I’ve got a lot of forgotten projects on different computers. Some I find and develop, others get forgotten, again, perhaps never to see the light of day.
I don’t quite know what to do with Border Land. I’ve written a few chapters and am still deciding if the project is a go or not.
Border Land is set in the Border Lands of the German and Danish border where I live.
Here’s the prologue (rough edit). See what you think.
Kegnæs Fyr, Germany
February 10th, 1920
The blade was pitted, much like the old man’s face, but the edge was keen, like his eyes, as he climbed the stone steps of the lighthouse, the knife gripped between gnarled fingers. He was too old for this kind of work, but the committee had agreed it should be him, that he was the least likely to be suspected. He could do the job, and no one would be the wiser.
“Besides,” the committee had said. “Once the vote is in, no one will be looking for him. They’ll think he’ll have fled to Germany.”
And he should have. The old man had told him – he would have helped him, even, had it not been for the letter. Several letters that the committee knew about. It was hoped the young man in the lighthouse would have them.
“But if he doesn’t,” they said. “And if he won’t tell you where they are, then you be sure he takes that secret to the grave. Be sure now, Magnus. Be sure he takes it to the grave.”
Magnus paused to lean against the curved wall of the staircase. He looked at his fingernails in the soft oil light. He could smell the earth beneath his nails. If he closed his eyes, he could see the grave, just a hundred metres from the lighthouse, hidden in a small copse of trees. There was a cart beside the lighthouse keeper’s house.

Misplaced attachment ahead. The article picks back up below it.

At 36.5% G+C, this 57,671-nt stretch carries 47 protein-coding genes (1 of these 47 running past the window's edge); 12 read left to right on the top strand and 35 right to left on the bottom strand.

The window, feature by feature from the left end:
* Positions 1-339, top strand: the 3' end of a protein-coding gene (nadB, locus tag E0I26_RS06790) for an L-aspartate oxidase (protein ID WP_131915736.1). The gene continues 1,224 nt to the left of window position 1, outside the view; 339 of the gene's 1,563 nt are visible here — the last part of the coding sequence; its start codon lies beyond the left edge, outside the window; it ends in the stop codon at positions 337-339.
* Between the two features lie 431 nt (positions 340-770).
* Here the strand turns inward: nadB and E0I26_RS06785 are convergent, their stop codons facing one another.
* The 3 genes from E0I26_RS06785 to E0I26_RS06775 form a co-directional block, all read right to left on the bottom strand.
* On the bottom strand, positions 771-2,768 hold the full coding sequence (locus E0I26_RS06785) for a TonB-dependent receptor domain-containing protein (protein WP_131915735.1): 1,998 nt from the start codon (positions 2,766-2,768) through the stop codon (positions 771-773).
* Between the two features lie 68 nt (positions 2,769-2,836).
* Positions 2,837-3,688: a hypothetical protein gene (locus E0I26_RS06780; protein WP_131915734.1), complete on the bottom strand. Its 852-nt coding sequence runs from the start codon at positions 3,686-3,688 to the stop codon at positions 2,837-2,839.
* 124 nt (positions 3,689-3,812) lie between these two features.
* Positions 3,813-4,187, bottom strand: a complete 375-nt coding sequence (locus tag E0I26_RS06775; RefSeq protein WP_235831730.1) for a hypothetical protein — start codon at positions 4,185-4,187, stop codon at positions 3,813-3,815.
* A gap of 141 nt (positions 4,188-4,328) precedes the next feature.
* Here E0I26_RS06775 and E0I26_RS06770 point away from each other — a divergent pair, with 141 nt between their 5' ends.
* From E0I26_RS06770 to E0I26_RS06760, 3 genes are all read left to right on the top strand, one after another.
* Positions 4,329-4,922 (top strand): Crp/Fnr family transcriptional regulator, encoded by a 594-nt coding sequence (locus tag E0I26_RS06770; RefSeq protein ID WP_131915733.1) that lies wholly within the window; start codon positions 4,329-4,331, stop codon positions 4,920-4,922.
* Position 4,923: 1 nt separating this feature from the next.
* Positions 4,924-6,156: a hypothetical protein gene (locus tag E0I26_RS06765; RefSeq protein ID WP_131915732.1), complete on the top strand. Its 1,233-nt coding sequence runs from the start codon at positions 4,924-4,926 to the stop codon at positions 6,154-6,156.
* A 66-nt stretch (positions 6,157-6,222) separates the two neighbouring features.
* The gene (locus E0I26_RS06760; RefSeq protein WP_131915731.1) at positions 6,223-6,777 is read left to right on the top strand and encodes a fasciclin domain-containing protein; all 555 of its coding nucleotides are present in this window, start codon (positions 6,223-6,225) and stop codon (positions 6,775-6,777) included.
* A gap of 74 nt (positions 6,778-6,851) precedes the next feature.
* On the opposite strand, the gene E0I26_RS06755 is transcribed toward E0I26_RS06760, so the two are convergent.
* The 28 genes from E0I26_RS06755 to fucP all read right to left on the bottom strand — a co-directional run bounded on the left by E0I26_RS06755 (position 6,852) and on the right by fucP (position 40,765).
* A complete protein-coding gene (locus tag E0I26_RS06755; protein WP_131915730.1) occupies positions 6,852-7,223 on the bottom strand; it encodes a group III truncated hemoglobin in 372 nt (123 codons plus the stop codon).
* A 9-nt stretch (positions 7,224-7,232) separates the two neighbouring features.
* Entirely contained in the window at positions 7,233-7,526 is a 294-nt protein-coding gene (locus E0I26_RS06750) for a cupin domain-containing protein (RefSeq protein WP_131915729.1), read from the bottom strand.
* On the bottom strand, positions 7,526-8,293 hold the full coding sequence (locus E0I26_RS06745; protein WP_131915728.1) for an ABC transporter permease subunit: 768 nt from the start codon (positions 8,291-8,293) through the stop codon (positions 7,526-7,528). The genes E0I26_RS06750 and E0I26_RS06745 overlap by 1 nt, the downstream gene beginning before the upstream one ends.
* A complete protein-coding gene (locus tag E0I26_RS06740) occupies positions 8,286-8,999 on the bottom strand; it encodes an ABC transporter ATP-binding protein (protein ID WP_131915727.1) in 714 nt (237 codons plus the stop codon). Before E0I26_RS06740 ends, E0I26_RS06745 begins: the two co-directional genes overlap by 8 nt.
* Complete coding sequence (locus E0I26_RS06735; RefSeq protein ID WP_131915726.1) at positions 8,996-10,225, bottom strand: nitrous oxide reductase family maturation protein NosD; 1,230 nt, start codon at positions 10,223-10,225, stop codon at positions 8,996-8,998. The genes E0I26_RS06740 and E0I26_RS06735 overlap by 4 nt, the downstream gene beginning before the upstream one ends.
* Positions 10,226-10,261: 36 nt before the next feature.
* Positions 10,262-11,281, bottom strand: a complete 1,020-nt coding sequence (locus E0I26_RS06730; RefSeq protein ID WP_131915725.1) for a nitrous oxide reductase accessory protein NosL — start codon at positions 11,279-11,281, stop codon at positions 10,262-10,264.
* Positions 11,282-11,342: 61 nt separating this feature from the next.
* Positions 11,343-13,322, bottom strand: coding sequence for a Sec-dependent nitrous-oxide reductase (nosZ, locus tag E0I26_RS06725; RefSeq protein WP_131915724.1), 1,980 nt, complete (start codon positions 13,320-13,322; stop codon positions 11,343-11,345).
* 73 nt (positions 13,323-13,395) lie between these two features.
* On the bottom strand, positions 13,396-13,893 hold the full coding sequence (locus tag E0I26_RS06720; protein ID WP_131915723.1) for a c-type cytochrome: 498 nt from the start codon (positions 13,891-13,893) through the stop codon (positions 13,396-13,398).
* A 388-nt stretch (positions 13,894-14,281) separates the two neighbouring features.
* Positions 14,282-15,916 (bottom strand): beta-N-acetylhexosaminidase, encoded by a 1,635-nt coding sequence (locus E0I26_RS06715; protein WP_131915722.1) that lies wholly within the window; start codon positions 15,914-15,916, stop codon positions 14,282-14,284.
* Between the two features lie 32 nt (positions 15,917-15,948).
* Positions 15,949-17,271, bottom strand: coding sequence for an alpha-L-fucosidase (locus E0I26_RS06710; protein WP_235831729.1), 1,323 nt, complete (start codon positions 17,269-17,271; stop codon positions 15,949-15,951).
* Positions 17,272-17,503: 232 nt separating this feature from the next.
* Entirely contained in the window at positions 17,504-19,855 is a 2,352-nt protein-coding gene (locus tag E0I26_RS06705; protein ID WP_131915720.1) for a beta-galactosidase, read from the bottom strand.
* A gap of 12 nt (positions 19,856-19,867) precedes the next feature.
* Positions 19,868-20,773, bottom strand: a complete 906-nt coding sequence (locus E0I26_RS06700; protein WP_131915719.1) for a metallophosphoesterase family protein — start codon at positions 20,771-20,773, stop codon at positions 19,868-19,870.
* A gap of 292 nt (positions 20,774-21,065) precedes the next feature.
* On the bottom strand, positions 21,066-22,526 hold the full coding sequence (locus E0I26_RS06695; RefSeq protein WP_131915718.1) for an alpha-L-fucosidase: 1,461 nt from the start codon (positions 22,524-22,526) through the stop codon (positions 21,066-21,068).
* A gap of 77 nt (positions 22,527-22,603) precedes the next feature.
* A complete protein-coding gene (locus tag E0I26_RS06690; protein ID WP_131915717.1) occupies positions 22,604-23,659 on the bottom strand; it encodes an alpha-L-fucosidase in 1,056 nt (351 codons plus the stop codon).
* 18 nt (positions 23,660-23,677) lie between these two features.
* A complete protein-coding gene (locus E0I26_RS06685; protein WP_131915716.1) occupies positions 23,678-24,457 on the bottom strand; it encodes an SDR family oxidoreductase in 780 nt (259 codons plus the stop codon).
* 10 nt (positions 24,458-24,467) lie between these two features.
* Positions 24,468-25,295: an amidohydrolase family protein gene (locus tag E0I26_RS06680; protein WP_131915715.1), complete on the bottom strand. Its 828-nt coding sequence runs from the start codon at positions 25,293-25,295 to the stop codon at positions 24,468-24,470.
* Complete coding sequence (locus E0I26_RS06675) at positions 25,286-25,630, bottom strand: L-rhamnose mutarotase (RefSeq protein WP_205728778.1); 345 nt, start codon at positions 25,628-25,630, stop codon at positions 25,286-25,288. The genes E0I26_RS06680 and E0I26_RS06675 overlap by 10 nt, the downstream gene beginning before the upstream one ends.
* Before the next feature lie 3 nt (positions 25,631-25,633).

“Use that,” they told him. “To move the body. Save your back, Magnus.”
Save your back.
“Save their necks, more like,” he whispered.
He looked up as the oil lamp flickered.
The soft voice slid around the curve in the wall. Magnus slipped the knife back into the pocket of his winter jacket, cursing softly as the blade nicked the lining.
“Just me, William,” he said.
“That’s right.” Magnus waited a moment, then said, “I’m coming up. All right?”
“Yes,” William said, although the word was more a breath than a welcome. “Come on up.”
Magnus took the steps one at a time, pausing as he neared top, slowing as he lifted his feet onto the narrow rungs of the ladder, the last few feet onto the platform that ringed the great lamp. William held out his hand, grasping for the old man in the dark, pulling him into the light that shone across the sound from the southern tip of the island of Als and across the water to the rest of Germany.
The uncontested part.
“I know why you’ve come,” William said, stepping back to give Magnus room.
“I didn’t want to.”
William gripped the rail and looked the older man in the eye. Magnus paled under William’s stare, shivering in the frigid air blowing off the sound. He tugged his coat closer around his body, slipped his hands into his pockets, head twitching to one side as his left hand closed around the handle of the knife.
“They’re not here,” William said. “The letters.”
“Where are they?”
“Safe.” William shrugged. “No one will find them.”
“The committee doesn’t believe you.”